http://aca.ninemsn.com.au/article/8863098/prescription-drug-warning

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Take a vacation from your vocation

Harvey Mackay

Have you ever had one of those days when all you could think was, “Gosh, do I need a vacation.”
Of course you have – because all work and no play aren’t good for anyone.
A vacation doesn’t have to be two weeks on a tropical island, or even a long weekend at the beach. 
A vacation just means taking a break from your everyday activities. 
A change of pace. 
It doesn’t matter where.
Everyone needs a vacation to rejuvenate mentally and physically. 
But did you also know that you can help boost our economy by taking some days off? 
Call it your personal stimulus package.

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Explainer: what is peer review?

Staff Writer

This article was first published in the Conversation. It caught our eye because "peer review" it is one of the standards for evidence-based medicines that has also been corrupted by global pharma.
The article is republished by i2P as part of its ongoing investigation into scientific fraud and was writtenby Andre Spicer, City University London and Thomas Roulet, University of Oxford
We’ve all heard the phrase “peer review” as giving credence to research and scholarly papers, but what does it actually mean?
How does it work?
Peer review is one of the gold standards of science. It’s a process where scientists (“peers”) evaluate the quality of other scientists' work. By doing this, they aim to ensure the work is rigorous, coherent, uses past research and adds to what we already knew.
Most scientific journals, conferences and grant applications have some sort of peer review system. In most cases it is “double blind” peer review. This means evaluators do not know the author(s), and the author(s) do not know the identity of the evaluators.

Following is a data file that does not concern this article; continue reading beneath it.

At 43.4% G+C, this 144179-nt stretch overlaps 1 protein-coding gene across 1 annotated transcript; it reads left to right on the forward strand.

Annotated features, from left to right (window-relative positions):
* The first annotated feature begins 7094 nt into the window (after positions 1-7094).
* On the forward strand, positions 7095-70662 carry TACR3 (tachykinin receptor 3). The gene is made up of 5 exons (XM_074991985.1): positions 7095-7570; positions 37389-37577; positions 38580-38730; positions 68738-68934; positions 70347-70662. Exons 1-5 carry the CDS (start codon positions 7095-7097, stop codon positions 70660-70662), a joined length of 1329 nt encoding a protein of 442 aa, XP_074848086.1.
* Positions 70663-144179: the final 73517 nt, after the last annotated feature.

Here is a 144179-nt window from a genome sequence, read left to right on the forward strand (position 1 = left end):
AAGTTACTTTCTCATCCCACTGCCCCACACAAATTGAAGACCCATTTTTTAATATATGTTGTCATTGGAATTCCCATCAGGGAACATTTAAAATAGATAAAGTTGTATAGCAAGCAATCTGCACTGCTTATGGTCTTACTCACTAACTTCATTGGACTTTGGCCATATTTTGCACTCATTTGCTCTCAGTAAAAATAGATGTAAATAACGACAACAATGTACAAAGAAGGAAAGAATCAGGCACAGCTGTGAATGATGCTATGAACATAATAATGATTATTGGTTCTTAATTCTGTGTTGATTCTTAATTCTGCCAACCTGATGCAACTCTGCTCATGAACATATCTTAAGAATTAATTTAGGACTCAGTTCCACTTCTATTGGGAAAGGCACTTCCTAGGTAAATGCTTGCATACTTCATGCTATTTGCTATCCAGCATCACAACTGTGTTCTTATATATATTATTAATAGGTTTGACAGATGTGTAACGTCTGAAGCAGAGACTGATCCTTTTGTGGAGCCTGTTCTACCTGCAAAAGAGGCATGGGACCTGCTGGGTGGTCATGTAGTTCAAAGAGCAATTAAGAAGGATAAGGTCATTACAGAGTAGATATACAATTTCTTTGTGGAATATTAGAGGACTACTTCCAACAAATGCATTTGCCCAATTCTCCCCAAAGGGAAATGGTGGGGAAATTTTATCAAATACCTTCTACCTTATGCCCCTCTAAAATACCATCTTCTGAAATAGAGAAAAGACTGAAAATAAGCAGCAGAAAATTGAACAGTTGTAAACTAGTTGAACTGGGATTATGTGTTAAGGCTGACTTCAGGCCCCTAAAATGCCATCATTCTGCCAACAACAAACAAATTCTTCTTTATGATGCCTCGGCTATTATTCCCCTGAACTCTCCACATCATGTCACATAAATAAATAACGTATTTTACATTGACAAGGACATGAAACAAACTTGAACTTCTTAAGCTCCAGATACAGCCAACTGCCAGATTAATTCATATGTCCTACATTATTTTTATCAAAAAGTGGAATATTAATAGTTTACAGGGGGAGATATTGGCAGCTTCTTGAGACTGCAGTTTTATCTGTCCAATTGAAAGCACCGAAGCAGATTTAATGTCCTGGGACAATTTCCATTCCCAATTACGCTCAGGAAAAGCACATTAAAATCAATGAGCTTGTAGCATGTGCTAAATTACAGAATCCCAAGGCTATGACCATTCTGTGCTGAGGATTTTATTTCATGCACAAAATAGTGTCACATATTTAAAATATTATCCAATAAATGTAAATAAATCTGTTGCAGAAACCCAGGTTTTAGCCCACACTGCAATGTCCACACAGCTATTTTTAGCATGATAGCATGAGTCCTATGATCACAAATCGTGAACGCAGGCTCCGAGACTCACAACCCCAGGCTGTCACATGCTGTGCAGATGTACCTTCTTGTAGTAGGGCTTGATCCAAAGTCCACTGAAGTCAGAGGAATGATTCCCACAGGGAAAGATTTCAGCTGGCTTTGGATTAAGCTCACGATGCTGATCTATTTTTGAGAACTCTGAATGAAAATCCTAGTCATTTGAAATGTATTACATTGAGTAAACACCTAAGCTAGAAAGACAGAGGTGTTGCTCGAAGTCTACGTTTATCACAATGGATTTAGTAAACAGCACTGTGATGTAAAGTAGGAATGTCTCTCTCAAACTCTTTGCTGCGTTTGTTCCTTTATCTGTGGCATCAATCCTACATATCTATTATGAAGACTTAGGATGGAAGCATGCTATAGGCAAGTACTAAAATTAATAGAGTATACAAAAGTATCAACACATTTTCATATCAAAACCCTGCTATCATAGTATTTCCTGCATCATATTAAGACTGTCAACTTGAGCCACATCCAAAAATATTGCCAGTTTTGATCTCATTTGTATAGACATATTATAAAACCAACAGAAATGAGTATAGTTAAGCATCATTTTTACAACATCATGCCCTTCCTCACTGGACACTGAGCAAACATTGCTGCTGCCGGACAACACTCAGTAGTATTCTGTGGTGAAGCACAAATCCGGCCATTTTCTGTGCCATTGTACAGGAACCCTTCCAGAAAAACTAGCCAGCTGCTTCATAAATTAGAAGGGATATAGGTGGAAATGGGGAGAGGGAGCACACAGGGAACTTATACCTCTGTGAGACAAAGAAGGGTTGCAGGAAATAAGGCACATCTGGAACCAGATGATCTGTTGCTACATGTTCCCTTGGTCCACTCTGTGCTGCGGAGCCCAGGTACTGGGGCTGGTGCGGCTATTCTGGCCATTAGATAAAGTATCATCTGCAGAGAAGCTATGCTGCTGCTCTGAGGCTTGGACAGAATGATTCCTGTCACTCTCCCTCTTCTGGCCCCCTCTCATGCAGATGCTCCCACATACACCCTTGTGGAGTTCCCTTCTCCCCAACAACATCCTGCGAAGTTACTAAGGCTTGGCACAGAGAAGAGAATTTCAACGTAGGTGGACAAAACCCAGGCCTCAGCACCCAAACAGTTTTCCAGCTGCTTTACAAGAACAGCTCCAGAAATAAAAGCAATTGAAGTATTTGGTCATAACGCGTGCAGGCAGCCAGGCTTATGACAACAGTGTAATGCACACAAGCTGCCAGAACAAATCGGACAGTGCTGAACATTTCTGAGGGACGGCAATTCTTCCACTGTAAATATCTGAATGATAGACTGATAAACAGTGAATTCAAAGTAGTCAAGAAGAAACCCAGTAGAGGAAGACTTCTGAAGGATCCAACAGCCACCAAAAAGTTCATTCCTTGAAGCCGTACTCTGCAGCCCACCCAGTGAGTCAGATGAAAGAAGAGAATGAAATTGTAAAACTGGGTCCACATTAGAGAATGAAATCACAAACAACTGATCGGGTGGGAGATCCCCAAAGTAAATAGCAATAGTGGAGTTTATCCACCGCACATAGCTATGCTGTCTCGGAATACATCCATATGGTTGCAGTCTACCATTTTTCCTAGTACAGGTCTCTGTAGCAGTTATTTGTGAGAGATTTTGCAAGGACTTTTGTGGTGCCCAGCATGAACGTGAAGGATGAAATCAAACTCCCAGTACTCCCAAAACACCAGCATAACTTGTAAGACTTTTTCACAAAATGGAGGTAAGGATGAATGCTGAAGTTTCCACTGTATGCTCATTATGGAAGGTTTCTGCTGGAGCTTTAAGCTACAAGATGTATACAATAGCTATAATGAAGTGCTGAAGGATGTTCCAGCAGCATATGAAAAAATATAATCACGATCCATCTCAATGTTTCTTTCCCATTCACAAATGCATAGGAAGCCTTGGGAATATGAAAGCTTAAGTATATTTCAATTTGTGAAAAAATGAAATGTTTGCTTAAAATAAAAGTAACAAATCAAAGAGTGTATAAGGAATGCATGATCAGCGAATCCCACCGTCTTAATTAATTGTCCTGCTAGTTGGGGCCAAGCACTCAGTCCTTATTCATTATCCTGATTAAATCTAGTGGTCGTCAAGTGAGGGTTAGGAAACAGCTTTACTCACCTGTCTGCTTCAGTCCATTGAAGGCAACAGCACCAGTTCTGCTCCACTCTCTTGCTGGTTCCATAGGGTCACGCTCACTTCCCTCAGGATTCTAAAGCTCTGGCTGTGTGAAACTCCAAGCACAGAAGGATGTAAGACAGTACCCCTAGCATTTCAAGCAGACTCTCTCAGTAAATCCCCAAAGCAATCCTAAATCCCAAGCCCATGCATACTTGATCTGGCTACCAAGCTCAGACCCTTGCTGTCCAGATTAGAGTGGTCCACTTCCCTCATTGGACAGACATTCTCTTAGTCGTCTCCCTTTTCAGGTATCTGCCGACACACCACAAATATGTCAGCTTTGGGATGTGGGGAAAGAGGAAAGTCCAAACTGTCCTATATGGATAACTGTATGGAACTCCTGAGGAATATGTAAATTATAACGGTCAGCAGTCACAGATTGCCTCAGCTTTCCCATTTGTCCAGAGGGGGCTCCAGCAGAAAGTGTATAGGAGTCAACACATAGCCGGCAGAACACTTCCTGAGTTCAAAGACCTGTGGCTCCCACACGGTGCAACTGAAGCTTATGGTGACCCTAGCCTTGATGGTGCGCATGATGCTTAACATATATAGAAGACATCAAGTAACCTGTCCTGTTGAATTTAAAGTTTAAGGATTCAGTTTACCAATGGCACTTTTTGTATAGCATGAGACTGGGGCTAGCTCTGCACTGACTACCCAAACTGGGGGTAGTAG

The intention behind this system is to ensure evaluation is not biased.
The more prestigious the journal, conference, or grant, the more demanding will be the review process, and the more likely the rejection. This prestige is why these papers tend to be more read and more cited.

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Dentists from the dark side?

Loretta Marron OAM BSc

While dining out with an elderly friend, I noticed that he kept his false tooth plate in his shirt pocket. He had recently had seven amalgam-filled teeth removed, because he believed that their toxins were making him sick; but his new plate was uncomfortable. He had been treated by an 'holistic dentist'. Claiming to offer a "safe and healthier alternative" to conventional dentistry, are they committed to our overall health and wellbeing or are they promoting unjustified fear, unnecessarily extracting teeth and wasting our money?

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Planning for Profit in 2015 – Your key to Business Success

Chris Foster

We are now entering a new financial year and it’s a great time to reflect on last year and highlight those things that went well and those that may have impacted negatively in the pursuit of your goals.
It's also a great to spend some time re-evaluating your personal and business short, medium and long term goals in the light of events over the last year.
The achievement of your goals will in many cases be dependent on setting and aspiring to specific financial targets. It's important that recognise that many of your personal goals will require you to generate sufficient business profits to fund those aspirations

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ReWalk™ Personal Exoskeleton System Cleared by FDA for Home Use

Staff Writer